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came out of the woods he noticed a very large shadowy figure. It was so large that it over shadowed one of the appliances under the barn. As Terry approached the pole barn, the shadowy figure moved towards the woods. When they arrived home, I noticed a strong musty odor on them and my son looked white as a ghost.
We had moved in our new home June of 1983. There were no more unusual appearances that year. One night in the spring of 1984, my husband had stayed up in the night to fix his truck. Suddenly, he had a feeling that something had been watching him. Pointing his head light toward the lower part of the driveway, he discovered a large animal was sitting there and watching him. Terry tried to catch the reflection of its eyes, animals usually reflect different color in their eyes, but the animal had closed its eyes. This was an animal that Terry had not seen in the past and realized he had come in contact with a Big Foot. They both stared at each other for twenty minutes or longer. When Big Foot got up, Terry watched as the creature walked over the bobbed wired fence back into the woods.
Two years later my family prepared to move to Virginia. We were outside visiting with a friend, Mr. Brown, and suddenly our two dogs started barking towards the back of the house into the woods. I walked over and heard something big growling from the woods. My husband and Mr. Brown followed the dogs towards the back of the house and observed something big running through the woods. Mr. Brown ran around the front of the house, but to his amazement Big Foot jumped out of the woods running towards him. Surprised, he made an about face and ran back swiftly towards the house. I had walked back into the house so I missed
Jones 3
the excitement. Mr. Brown thought we were crazy to believe that Big Foot was real. The experience had made him a believer.
I am sure you think that my family is crazy, but cable TV has produced a documentary about the exploration of Big Foot in my old back yard (Pumpkin, Texas). Life sometimes reveals a special event we have no control over it. Can you open up your mind to the possibility that Big Foot exist Just because you have not seen it, does not mean it does not exist. Be careful what you go searching for, it might find you.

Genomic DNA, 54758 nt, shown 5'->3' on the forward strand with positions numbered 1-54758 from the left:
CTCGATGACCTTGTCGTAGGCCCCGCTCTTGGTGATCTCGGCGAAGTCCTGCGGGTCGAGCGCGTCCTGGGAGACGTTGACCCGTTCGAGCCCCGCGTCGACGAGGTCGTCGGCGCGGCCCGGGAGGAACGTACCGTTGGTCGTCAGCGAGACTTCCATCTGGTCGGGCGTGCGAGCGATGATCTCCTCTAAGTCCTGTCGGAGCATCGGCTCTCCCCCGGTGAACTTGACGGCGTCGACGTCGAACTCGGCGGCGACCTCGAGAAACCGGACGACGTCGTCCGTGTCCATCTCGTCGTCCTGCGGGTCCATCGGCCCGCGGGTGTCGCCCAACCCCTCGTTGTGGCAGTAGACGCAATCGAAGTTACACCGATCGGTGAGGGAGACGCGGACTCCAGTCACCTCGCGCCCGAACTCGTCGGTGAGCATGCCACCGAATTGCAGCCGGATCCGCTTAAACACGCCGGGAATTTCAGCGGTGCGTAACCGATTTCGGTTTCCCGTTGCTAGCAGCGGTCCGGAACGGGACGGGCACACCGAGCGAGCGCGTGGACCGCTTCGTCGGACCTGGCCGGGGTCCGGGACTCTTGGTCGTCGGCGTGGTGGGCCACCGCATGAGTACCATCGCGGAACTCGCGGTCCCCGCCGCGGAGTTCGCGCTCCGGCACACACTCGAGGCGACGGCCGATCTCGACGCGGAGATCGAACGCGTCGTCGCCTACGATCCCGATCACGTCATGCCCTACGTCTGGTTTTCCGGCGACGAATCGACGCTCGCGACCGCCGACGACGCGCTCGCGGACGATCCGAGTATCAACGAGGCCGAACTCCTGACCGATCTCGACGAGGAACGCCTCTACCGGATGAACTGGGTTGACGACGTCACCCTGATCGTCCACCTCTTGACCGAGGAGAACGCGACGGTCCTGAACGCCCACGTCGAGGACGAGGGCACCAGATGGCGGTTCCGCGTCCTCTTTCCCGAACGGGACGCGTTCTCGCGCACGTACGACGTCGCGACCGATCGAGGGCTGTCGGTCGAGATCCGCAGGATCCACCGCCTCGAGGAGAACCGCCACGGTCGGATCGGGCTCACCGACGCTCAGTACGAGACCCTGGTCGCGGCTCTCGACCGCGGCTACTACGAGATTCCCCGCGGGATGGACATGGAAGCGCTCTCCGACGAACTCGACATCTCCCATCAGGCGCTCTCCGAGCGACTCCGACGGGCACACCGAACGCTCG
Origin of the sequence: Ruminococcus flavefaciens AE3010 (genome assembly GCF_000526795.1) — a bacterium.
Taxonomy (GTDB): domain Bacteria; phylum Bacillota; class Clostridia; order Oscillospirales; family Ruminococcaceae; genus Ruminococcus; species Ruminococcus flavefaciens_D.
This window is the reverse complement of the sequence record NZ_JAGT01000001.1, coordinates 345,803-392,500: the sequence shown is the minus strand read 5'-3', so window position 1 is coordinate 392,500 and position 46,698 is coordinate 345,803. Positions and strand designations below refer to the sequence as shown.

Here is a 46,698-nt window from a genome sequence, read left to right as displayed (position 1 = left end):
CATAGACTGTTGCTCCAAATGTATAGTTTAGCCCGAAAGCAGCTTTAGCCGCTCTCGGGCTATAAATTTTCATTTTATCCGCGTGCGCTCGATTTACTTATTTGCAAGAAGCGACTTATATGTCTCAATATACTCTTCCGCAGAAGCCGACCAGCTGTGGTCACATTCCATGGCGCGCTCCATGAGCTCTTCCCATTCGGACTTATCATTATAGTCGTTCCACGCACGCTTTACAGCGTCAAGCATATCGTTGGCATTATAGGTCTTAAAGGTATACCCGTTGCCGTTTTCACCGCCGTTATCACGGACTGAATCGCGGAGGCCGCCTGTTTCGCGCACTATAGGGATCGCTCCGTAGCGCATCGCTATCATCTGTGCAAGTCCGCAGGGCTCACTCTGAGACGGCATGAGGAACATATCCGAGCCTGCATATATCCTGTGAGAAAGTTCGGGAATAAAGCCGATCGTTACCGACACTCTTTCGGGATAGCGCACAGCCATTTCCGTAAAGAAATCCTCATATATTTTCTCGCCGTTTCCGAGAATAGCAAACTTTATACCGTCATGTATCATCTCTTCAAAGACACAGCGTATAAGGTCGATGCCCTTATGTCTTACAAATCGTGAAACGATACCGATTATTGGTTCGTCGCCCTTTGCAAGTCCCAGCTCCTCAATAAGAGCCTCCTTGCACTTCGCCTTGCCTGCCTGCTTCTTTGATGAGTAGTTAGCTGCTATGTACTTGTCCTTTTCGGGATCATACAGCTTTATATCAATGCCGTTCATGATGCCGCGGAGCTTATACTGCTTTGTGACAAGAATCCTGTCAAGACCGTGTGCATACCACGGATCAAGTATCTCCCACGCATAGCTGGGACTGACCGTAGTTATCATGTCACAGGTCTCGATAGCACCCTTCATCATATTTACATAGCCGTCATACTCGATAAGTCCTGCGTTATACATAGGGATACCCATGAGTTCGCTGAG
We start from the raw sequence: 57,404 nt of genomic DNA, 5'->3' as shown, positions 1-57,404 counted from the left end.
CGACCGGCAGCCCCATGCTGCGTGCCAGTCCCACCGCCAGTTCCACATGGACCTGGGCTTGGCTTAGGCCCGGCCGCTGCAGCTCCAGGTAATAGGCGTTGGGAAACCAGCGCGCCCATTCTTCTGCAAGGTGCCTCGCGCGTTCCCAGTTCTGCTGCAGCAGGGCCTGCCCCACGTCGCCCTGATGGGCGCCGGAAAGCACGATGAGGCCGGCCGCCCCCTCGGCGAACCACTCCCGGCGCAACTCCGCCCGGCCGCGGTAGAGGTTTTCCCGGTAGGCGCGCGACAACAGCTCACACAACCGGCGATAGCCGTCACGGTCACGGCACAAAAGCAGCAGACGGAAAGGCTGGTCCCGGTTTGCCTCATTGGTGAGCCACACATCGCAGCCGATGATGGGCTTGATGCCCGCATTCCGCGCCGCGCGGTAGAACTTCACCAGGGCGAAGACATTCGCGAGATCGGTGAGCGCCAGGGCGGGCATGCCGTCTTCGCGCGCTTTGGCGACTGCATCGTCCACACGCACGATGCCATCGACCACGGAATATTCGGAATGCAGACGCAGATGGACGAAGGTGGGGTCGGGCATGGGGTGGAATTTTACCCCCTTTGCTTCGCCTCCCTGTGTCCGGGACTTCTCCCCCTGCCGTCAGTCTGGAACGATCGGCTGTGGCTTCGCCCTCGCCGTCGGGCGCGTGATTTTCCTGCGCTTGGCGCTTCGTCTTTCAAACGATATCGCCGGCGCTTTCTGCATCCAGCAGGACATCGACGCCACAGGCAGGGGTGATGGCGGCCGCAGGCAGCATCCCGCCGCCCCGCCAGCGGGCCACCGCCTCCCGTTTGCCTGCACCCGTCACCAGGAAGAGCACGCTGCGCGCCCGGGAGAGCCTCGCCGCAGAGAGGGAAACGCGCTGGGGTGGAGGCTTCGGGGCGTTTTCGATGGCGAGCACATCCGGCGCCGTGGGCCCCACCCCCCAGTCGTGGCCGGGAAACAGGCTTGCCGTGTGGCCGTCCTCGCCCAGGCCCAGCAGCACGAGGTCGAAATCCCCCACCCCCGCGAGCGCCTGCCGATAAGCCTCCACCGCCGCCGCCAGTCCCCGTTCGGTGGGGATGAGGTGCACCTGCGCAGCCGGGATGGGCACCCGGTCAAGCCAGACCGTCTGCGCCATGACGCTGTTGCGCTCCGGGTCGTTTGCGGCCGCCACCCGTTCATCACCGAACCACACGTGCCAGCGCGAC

Ethos, Logos and Pathos

The Art of Writing for a Sport
Paintball; Promoter of Violence or Healthy Fun by Ross Taylor, is a paper where a student decided to touch the topic of how people interpret paintball as a violent unethical sport and how he wanted to help his audience understand the truth behind the fun, athletic and mentally challenging sport. In my attempt to understand Taylors work, I will break up his writing into Logos, Ethos and Pathos.
Logos being the appeal to reason, Taylor uses this to his advantage by demonstrating it throughout his paper. When Taylor first begins by explaining the reasons of the common belief that paintball is a promoter of violence and dangerous sport, he goes into how he believes it is misunderstood and that the game is fun, mentally challenging, and builds teamwork. He includes this into his paper to clarify his reasons behind promoting paintball. He goes on to explain each aspect he had mentioned by giving proper evidence to support his views. Like when he disguises paintball as an athletic sport he states that “During the game, players execute numerous strategic moves to gain a tactical advantage, often including quick jumps, dives, rolls, and runs.” To continue to support his argument, Taylor mentions the article about eye injuries. Paintball can be violent and can cause such injuries if not played with proper safety precautions. He mentions the counter argument about violent injuries in order to justify his thought properly. Finally when Taylor begins to explain how people interpret paintball as a promoter of violence he counter attacks that with the fact that there is nothing proven that this sport influences teenagers into committing violent dangerous acts.